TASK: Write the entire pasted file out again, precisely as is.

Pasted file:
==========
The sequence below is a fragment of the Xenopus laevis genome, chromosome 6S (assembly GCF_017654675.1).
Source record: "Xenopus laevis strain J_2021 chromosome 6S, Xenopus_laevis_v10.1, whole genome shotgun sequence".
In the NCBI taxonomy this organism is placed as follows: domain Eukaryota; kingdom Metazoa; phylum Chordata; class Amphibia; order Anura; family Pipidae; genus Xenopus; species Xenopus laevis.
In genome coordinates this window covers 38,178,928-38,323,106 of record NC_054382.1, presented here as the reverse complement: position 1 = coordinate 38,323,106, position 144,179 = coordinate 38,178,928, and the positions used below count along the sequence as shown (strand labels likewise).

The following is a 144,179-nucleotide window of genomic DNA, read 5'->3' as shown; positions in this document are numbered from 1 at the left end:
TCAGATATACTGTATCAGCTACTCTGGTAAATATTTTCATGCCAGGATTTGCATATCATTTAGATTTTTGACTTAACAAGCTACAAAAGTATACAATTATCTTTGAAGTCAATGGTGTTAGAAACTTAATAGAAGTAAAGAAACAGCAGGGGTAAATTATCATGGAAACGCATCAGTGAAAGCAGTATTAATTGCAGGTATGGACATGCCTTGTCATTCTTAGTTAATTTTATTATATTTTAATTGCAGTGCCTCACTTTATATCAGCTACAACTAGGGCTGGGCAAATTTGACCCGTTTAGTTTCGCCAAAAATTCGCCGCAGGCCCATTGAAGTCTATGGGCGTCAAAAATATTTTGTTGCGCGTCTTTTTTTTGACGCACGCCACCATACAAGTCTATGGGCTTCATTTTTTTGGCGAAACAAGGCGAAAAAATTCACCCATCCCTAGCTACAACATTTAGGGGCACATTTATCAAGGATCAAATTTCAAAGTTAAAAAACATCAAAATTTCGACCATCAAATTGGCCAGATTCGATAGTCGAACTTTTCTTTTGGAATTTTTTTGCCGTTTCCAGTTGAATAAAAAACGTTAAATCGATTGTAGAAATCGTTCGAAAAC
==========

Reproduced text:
The sequence below is a fragment of the Xenopus laevis genome, chromosome 6S (assembly GCF_017654675.1).
Source record: "Xenopus laevis strain J_2021 chromosome 6S, Xenopus_laevis_v10.1, whole genome shotgun sequence".
In the NCBI taxonomy this organism is placed as follows: domain Eukaryota; kingdom Metazoa; phylum Chordata; class Amphibia; order Anura; family Pipidae; genus Xenopus; species Xenopus laevis.
In genome coordinates this window covers 38,178,928-38,323,106 of record NC_054382.1, presented here as the reverse complement: position 1 = coordinate 38,323,106, position 144,179 = coordinate 38,178,928, and the positions used below count along the sequence as shown (strand labels likewise).

The following is a 144,179-nucleotide window of genomic DNA, read 5'->3' as shown; positions in this document are numbered from 1 at the left end:
TCAGATATACTGTATCAGCTACTCTGGTAAATATTTTCATGCCAGGATTTGCATATCATTTAGATTTTTGACTTAACAAGCTACAAAAGTATACAATTATCTTTGAAGTCAATGGTGTTAGAAACTTAATAGAAGTAAAGAAACAGCAGGGGTAAATTATCATGGAAACGCATCAGTGAAAGCAGTATTAATTGCAGGTATGGACATGCCTTGTCATTCTTAGTTAATTTTATTATATTTTAATTGCAGTGCCTCACTTTATATCAGCTACAACTAGGGCTGGGCAAATTTGACCCGTTTAGTTTCGCCAAAAATTCGCCGCAGGCCCATTGAAGTCTATGGGCGTCAAAAATATTTTGTTGCGCGTCTTTTTTTTGACGCACGCCACCATACAAGTCTATGGGCTTCATTTTTTTGGCGAAACAAGGCGAAAAAATTCACCCATCCCTAGCTACAACATTTAGGGGCACATTTATCAAGGATCAAATTTCAAAGTTAAAAAACATCAAAATTTCGACCATCAAATTGGCCAGATTCGATAGTCGAACTTTTCTTTTGGAATTTTTTTGCCGTTTCCAGTTGAATAAAAAACGTTAAATCGATTGTAGAAATCGTTCGAAAAC